In February this year Tim Berners-Lee (you know, the guy who invented the Web) gave a talk on the ‘next Web’ at the TED conference, explaining his plan for the next big thing for the internet. Essentially, he wants to do for data what the Web has done for text. Specifically, “he’s building a web for open, linked data that could do for numbers what the Web did for words, pictures, video: unlock our data and reframe the way we use it together.”
Now Stephen Wolfram has gone a step closer to making this a reality through the introduction of WolframAlpha, a ‘Computational knowledge engine’ that has the grand and noble aim “to make all systematic knowledge immediately computable by anyone.” That is, you want to know a fact, then here it is: you want to compare the GDP of China with India, then here it is; you want to know the air temperature fluctuation in Penang over the past week, then here it is. Powerful stuff indeed!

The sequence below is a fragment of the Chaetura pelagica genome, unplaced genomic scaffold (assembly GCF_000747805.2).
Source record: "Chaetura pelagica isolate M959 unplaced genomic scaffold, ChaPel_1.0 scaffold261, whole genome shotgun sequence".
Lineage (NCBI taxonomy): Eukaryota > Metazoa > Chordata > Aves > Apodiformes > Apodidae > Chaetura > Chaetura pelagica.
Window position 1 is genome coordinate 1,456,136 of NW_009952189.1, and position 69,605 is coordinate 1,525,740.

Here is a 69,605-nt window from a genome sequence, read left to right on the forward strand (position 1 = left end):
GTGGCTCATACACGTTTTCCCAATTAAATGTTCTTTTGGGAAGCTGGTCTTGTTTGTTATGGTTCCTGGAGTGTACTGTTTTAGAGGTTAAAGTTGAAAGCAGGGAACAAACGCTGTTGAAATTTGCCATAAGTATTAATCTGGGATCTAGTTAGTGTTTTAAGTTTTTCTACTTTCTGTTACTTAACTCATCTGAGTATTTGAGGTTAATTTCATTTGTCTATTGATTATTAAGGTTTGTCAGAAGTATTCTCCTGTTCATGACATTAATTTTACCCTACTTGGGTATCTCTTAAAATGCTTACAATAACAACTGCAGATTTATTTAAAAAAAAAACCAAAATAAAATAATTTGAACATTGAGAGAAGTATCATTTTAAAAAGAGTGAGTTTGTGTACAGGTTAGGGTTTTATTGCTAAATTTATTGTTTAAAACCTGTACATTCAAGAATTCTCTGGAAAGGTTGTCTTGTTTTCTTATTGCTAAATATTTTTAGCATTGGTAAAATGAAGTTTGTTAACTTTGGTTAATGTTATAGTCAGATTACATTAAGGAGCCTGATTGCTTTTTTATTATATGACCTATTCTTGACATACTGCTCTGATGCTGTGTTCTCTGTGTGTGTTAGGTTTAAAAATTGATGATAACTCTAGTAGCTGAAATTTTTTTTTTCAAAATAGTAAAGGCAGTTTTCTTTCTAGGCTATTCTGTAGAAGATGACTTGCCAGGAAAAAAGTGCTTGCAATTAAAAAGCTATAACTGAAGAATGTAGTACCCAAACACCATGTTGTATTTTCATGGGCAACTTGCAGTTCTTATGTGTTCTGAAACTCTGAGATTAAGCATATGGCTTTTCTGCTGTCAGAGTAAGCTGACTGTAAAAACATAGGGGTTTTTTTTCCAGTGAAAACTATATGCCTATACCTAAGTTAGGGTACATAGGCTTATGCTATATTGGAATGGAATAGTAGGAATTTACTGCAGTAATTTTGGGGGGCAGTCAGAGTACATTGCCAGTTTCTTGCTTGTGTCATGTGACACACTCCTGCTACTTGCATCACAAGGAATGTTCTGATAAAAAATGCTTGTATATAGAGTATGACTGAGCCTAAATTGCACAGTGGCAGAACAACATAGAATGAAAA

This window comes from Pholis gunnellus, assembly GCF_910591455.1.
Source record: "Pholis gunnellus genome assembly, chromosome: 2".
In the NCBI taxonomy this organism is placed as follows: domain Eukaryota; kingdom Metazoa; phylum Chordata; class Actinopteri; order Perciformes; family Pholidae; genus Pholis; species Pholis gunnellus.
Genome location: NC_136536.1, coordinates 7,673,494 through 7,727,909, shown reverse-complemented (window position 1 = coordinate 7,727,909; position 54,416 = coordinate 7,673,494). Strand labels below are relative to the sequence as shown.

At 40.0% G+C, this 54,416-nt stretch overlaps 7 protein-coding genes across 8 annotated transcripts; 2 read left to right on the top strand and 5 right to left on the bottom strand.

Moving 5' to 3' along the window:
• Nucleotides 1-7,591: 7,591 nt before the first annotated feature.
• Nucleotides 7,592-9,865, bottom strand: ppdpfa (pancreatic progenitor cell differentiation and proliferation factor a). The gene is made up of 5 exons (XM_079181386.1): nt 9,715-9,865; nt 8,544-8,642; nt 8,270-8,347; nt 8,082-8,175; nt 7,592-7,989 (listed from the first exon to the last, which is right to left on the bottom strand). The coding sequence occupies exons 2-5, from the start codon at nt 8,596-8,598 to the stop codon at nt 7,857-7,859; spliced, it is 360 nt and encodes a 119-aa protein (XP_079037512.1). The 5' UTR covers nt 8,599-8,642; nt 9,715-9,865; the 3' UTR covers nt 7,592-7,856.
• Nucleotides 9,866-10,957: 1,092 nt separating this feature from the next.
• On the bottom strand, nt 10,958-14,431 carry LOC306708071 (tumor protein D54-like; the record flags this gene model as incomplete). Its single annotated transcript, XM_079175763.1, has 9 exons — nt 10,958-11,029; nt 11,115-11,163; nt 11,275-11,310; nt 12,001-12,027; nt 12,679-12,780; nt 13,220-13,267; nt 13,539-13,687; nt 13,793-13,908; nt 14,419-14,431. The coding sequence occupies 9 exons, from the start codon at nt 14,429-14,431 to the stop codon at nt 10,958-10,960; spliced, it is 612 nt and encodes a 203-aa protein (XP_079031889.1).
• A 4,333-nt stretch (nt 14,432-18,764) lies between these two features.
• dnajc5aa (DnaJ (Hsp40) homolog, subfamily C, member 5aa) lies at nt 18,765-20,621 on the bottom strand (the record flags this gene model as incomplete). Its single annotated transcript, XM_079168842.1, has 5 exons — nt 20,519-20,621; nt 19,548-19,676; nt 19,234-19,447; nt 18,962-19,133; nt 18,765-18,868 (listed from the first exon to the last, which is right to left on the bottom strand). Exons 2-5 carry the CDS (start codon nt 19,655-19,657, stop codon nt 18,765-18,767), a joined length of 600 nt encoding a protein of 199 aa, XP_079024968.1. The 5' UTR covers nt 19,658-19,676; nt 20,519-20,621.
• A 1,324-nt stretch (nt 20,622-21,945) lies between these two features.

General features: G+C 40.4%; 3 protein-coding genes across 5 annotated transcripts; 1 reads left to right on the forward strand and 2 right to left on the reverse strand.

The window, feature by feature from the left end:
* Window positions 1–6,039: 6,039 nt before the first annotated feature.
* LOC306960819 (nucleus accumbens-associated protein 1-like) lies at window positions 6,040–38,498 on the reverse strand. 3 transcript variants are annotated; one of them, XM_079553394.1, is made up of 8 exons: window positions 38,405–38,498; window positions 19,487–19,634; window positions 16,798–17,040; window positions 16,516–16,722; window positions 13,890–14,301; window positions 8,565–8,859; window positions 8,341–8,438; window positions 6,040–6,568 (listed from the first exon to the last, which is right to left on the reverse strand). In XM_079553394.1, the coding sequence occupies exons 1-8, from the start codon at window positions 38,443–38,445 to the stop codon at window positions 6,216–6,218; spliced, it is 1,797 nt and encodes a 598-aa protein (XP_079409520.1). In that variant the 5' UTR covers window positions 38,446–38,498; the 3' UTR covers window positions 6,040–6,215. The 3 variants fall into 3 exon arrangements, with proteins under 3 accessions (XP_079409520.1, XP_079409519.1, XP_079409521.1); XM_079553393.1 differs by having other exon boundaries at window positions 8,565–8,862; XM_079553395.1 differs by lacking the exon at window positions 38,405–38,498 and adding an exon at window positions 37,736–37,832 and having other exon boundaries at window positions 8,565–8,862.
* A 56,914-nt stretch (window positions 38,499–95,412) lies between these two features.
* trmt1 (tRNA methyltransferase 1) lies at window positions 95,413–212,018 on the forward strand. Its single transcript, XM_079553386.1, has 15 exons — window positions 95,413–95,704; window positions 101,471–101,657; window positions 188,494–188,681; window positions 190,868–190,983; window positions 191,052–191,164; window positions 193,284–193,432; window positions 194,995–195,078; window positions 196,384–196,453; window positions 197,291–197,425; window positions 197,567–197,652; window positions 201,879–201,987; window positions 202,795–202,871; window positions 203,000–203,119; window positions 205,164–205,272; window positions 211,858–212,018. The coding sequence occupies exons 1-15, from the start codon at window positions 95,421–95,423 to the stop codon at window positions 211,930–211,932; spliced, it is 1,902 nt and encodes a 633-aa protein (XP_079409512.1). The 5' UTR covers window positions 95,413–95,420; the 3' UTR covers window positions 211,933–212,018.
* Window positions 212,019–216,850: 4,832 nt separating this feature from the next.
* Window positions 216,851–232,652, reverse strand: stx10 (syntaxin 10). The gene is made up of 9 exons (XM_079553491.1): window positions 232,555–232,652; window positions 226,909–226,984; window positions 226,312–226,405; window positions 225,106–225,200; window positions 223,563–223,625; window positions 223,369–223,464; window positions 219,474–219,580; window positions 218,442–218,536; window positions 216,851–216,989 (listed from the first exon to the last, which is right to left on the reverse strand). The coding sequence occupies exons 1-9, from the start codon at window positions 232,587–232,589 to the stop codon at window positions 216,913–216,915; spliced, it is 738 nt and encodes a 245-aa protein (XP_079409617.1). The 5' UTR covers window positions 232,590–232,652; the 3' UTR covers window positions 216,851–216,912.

No, it’s not a search engine, nor an ‘improved’ Wikipedia, nor a … Go on – have a play with it! Yes, there’ll be the odd frustration (especially when it doesn’t recognise your query), but it’s pretty exciting/enticing.
For example, one of the sample queries it provides is “caffeine vs. aspirin”, but when I tried “aspirin vs. panadeine”, it said that it wasn’t sure what to do with my input:-(
But what are the implications for educators and students? An indication is provided in the FAQs, where it asks and answers:
Should I cite Wolfram|Alpha when I use results from it?
Yes. For academic purposes, Wolfram|Alpha is a primary source.
Most of the data in Wolfram|Alpha is derived by computations, often based on multiple sources. A list of background sources and references is available via the “Source information” button at the bottom of relevant Wolfram|Alpha results pages.